Washington State University ecologists, Renée Prasad and William Snyder convincingly show how behavioral responses to predation can fundamentally alter food web interactions and link previously independent predator-prey interactions. They used two spatially independent insect predator-prey links in a novel, factorially-designed experiment. The two food chains consisted of a ground-based one, where ground beetles consume fly eggs and a plant-based one, where green peach aphids feed on the plants and are consumed by lady beetles. Under the ground-based chain only, the ground-based chain plus aphids, or ground-based chain plus lady beetles, the ground beetles consume a high proportion of the fly eggs. However, when both aphids and lady beetles are present, aphids respond to lady beetles by dropping off the plants and the ground beetles switch from consuming fly eggs to aphids. Under this last treatment, very few fly eggs are consumed, fundamentally altering the strength of the linkages in the two food chains and connecting them together.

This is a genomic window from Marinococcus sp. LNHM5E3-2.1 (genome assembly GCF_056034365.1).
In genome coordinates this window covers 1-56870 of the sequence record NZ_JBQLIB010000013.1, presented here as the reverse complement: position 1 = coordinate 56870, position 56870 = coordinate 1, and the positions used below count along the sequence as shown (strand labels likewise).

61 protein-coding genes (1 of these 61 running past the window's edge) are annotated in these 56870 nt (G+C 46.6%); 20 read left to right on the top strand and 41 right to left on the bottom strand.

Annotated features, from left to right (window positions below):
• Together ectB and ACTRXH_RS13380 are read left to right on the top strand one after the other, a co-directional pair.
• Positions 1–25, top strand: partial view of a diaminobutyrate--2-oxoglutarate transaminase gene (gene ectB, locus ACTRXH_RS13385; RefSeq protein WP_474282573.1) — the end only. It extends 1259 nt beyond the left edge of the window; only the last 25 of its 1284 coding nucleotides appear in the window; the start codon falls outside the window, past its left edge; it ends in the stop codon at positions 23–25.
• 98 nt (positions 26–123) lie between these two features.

This research highlights the inherent complexity in trying to understand multispecies systems, where the actors potentially have behavioral responses to other species, changing the nature of interactions. These types of responses may also generally increase the connectedness of such networks, which may result in more stable food webs, but this would need to be empirically tested. Regardless, this type of experiment offers food-for-thought to scientists trying to work general processes into a broad understanding of food web dynamics.